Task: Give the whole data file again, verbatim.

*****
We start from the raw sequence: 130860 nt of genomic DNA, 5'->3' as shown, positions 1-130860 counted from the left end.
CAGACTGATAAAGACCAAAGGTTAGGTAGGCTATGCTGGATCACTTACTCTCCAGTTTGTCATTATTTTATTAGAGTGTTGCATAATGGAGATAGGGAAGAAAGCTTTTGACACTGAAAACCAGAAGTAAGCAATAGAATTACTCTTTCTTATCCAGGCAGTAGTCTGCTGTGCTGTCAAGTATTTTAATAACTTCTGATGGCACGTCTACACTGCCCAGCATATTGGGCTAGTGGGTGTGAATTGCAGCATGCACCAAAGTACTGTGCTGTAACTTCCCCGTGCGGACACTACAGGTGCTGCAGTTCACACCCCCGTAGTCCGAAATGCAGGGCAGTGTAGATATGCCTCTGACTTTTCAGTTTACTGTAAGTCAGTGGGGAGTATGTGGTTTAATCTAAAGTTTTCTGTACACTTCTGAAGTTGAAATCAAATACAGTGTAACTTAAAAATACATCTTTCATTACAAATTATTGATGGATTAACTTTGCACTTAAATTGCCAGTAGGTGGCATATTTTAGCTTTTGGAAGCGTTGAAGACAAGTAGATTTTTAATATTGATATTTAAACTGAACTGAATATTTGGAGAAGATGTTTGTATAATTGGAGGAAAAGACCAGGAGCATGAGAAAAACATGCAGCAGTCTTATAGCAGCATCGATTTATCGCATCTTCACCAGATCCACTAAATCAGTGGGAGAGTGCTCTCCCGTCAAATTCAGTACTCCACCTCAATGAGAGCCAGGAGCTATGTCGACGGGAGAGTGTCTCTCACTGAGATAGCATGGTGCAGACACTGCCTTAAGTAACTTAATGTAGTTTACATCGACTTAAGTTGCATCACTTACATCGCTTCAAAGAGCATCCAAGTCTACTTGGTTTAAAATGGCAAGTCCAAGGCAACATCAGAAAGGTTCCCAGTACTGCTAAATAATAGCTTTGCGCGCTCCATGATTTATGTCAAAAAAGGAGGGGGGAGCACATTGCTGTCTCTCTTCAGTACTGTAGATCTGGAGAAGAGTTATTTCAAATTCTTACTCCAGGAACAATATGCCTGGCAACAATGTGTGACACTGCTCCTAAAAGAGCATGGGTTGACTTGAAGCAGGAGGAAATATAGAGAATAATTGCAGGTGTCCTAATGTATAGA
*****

We start from the raw sequence: 130860 nt of genomic DNA, 5'->3' as shown, positions 1-130860 counted from the left end.
CAGACTGATAAAGACCAAAGGTTAGGTAGGCTATGCTGGATCACTTACTCTCCAGTTTGTCATTATTTTATTAGAGTGTTGCATAATGGAGATAGGGAAGAAAGCTTTTGACACTGAAAACCAGAAGTAAGCAATAGAATTACTCTTTCTTATCCAGGCAGTAGTCTGCTGTGCTGTCAAGTATTTTAATAACTTCTGATGGCACGTCTACACTGCCCAGCATATTGGGCTAGTGGGTGTGAATTGCAGCATGCACCAAAGTACTGTGCTGTAACTTCCCCGTGCGGACACTACAGGTGCTGCAGTTCACACCCCCGTAGTCCGAAATGCAGGGCAGTGTAGATATGCCTCTGACTTTTCAGTTTACTGTAAGTCAGTGGGGAGTATGTGGTTTAATCTAAAGTTTTCTGTACACTTCTGAAGTTGAAATCAAATACAGTGTAACTTAAAAATACATCTTTCATTACAAATTATTGATGGATTAACTTTGCACTTAAATTGCCAGTAGGTGGCATATTTTAGCTTTTGGAAGCGTTGAAGACAAGTAGATTTTTAATATTGATATTTAAACTGAACTGAATATTTGGAGAAGATGTTTGTATAATTGGAGGAAAAGACCAGGAGCATGAGAAAAACATGCAGCAGTCTTATAGCAGCATCGATTTATCGCATCTTCACCAGATCCACTAAATCAGTGGGAGAGTGCTCTCCCGTCAAATTCAGTACTCCACCTCAATGAGAGCCAGGAGCTATGTCGACGGGAGAGTGTCTCTCACTGAGATAGCATGGTGCAGACACTGCCTTAAGTAACTTAATGTAGTTTACATCGACTTAAGTTGCATCACTTACATCGCTTCAAAGAGCATCCAAGTCTACTTGGTTTAAAATGGCAAGTCCAAGGCAACATCAGAAAGGTTCCCAGTACTGCTAAATAATAGCTTTGCGCGCTCCATGATTTATGTCAAAAAAGGAGGGGGGAGCACATTGCTGTCTCTCTTCAGTACTGTAGATCTGGAGAAGAGTTATTTCAAATTCTTACTCCAGGAACAATATGCCTGGCAACAATGTGTGACACTGCTCCTAAAAGAGCATGGGTTGACTTGAAGCAGGAGGAAATATAGAGAATAATTGCAGGTGTCCTAATGTATAGA